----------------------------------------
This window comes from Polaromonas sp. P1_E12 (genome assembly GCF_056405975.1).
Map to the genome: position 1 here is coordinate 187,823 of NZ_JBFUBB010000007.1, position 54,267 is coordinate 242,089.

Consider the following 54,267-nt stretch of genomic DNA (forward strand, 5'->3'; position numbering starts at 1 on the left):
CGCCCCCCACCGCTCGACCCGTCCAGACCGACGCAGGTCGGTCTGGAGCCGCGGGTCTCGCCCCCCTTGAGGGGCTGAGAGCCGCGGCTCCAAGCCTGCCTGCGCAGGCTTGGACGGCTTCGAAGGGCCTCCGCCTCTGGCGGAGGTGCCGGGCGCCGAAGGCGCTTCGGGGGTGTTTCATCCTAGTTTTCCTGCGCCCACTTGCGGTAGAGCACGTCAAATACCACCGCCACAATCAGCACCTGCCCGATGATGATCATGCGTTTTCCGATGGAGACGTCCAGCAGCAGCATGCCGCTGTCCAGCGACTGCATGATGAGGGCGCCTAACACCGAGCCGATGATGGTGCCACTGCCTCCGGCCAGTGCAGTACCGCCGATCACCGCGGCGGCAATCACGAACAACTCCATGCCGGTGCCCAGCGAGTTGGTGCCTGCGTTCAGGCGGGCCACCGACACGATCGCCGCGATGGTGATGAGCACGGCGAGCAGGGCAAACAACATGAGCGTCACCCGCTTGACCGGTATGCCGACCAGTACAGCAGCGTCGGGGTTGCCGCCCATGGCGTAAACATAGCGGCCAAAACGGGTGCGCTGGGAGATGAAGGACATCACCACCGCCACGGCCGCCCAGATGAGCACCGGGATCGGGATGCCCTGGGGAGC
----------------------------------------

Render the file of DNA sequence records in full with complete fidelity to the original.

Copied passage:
This window comes from Polaromonas sp. P1_E12 (genome assembly GCF_056405975.1).
Map to the genome: position 1 here is coordinate 187,823 of NZ_JBFUBB010000007.1, position 54,267 is coordinate 242,089.

Consider the following 54,267-nt stretch of genomic DNA (forward strand, 5'->3'; position numbering starts at 1 on the left):
CGCCCCCCACCGCTCGACCCGTCCAGACCGACGCAGGTCGGTCTGGAGCCGCGGGTCTCGCCCCCCTTGAGGGGCTGAGAGCCGCGGCTCCAAGCCTGCCTGCGCAGGCTTGGACGGCTTCGAAGGGCCTCCGCCTCTGGCGGAGGTGCCGGGCGCCGAAGGCGCTTCGGGGGTGTTTCATCCTAGTTTTCCTGCGCCCACTTGCGGTAGAGCACGTCAAATACCACCGCCACAATCAGCACCTGCCCGATGATGATCATGCGTTTTCCGATGGAGACGTCCAGCAGCAGCATGCCGCTGTCCAGCGACTGCATGATGAGGGCGCCTAACACCGAGCCGATGATGGTGCCACTGCCTCCGGCCAGTGCAGTACCGCCGATCACCGCGGCGGCAATCACGAACAACTCCATGCCGGTGCCCAGCGAGTTGGTGCCTGCGTTCAGGCGGGCCACCGACACGATCGCCGCGATGGTGATGAGCACGGCGAGCAGGGCAAACAACATGAGCGTCACCCGCTTGACCGGTATGCCGACCAGTACAGCAGCGTCGGGGTTGCCGCCCATGGCGTAAACATAGCGGCCAAAACGGGTGCGCTGGGAGATGAAGGACATCACCACCGCCACGGCCGCCCAGATGAGCACCGGGATCGGGATGCCCTGGGGAGC